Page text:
For this activity you will help children make a book to record his/her family history and culture.  Ask family members to send in pictures of the child, parents,  grandparents and extended family members to include in the book.  The book can also include information such as which family members came to the United States, what country they came from, languages spoken at home, simple words or greetings in their family's home language, favorite foods, and customs practiced at home.  Each page could also include drawings and responses to the following questions:
  • Who are your people?
  • What's the name of your ethnic group?
  • Which ancestors came to America?
  • When did they come here?
  • Where did they come from?
  • What languages does your family speak?
  • What are your favorite foods?
  • Which foods do you eat most often?
  • What are some cultural customs practiced in your family?
  • How do you feel about your culture?
  • What do you like best about your culture?
Variations of this activity include collecting information about families by asking parents to fill out a family questionnaire or even invite family members, such as grandparents, to the classroom.  Ask them to bring in an item from their home culture, tell a story, or teach the children how to prepare a traditional cultural dish.  I have also discovered a few books you can read to the children that focus on cultural diversity.  

"Char Siu Bao Boy" 
   Written By Sandra S. Yamate & Illustrated By Carolina Yao

"Char Siu Bao Boy" is an Asian American classic that looks at peer pressure to conform versus cultural pride and teaches children that it is OK to embrace their own culture that might be perceived as different by others. 

 "One Green Apple"
 Written by Eve Bunting & Illustrated by Ted Lewin 

"One Green Apple" tells the story of a young girl who just immigrated to America from an Arab country and how she discovers that her differences are what makes her special.  In 2006, "One Green Apple" won the inaugural Arab American Book Award for books written for Children/ Young Adults.

Although I am professionally not a teacher, I am a mother and see myself as my children's personal educator. It is crucial to begin multicultural and anti-bias education at a young age and incorporate diverse and cultural relevant activities into their daily lives. Culturally relevant activities strengthen children's connections to their family and home cultures, while diversity activities help foster each child's positive, empathetic interaction with diversity among people.  Once a child is comfortable with their own cultural identity, they are able to understand and accept differences in others and thrive as an anti-bias individual.





Sunday, March 24, 2013

Children's Book Analysis: The Story About Ping

Children's Book Analysis

By: Diana Gutenbegrer



Title: The Story About Ping

Written by: Marjorie Flack

Illustrated by: Kurt Wiese

Published: 1933

About the Author and Illustrator 

Marjorie Flack was born in October of 1897 in Long Island, New York.  Flack is best known for her children's books The Story About Ping (1933) and The Boats on the River (1946) which  received a Caldecott Honor in 1947. (Palmquist, Children's Literature Network, 2013)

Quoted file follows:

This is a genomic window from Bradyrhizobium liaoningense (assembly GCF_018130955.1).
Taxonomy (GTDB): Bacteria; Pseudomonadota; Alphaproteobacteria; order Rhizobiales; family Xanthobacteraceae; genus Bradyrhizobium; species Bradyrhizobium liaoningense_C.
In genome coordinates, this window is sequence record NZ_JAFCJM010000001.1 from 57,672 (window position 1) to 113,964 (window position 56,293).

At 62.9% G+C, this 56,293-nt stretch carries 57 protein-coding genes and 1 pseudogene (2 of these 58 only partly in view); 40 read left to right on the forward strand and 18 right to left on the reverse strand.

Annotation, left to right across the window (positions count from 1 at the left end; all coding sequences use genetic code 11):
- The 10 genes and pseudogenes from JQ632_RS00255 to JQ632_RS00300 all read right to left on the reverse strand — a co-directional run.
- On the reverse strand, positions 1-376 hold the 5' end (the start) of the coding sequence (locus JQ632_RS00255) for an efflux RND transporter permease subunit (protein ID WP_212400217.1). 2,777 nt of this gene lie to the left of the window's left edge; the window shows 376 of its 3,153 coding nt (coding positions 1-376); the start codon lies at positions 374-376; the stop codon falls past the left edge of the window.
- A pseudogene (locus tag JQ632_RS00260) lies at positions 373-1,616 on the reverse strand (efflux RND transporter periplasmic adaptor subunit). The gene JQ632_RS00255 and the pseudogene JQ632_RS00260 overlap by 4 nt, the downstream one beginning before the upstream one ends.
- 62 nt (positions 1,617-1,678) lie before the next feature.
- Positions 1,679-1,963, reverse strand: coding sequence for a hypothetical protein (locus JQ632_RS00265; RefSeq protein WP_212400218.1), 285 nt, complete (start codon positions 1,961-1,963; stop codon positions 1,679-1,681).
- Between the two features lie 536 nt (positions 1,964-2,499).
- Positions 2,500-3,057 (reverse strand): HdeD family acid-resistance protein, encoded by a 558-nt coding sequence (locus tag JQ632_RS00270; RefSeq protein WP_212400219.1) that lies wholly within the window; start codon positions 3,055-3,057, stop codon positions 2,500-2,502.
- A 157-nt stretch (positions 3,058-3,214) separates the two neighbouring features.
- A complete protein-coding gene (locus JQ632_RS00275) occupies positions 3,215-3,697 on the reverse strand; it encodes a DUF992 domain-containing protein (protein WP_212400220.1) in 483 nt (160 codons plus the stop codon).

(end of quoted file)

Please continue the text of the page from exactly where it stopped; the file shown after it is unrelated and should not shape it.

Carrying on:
Kurt Wiese was born in April of 1887 in Minden, Germany.  Before becoming a children's book illustrator Wiese traveled throughout the Far East and became an exporter in China.  During World War I, Wiese was captured by the Japanese and was detained at a prisoner-of-war camp in Australia.  After being released he returned to Germany and then eventually moved to Brazil where he began his illustration career.  Wiese received the Caldecott Honor in 1946 for You Can Write Chinese  and in 1948 for Fish in the Air. (Palmquist, Children's Literature Network, 2013)


About the Book

The Story About Ping  has been a popular selection for children's literature since it's first publication release in 1933.  Beginning in the 1950's the story was read once a week on the famous television show Captain Kangaroo for a consistent 17 years. (Unknown, 2013)
 According to a poll taken by the National Education Association in 2007 found at, the book was rated number 97 for the Teachers' Top 100 Books for Children and is found in bookshelves across the world. (NEA, 2007)

The Story begins with the introduction of a beautiful young duck named Ping.  He lives with his extremely large extended family on a boat with two wise-eyes that sails down the Yangtze river.  Every morning their master would allow them off the boat to search for food; however as soon as their master would call them back with a, "La-la-la-la-lei!"  the family would return to the boat as quickly as possible to avoid being the last one to arrive.  Ping was always very careful to not be the last duck in line, for that duck would be spanked on the back.  One afternoon, Ping was searching for food and missed his master's call and realized he would be the last to return to the boat.  Since Ping did not want to be spanked he decided to hide and he watched the wise-eyed boat sail away.  Ping began to feel extremely lonely so he decided to swim down the Yangtze river where he was caught by a young boy and his family who was going to cook him for supper.  The young boy felt it was wrong to eat such a beautiful duck so he let him free.  With luck on Ping's side, he decided to head back to his family on the wise-eyed boat.  Ping knew he was last again, but he still marched behind the others up to the boat and accepted the spank from his master.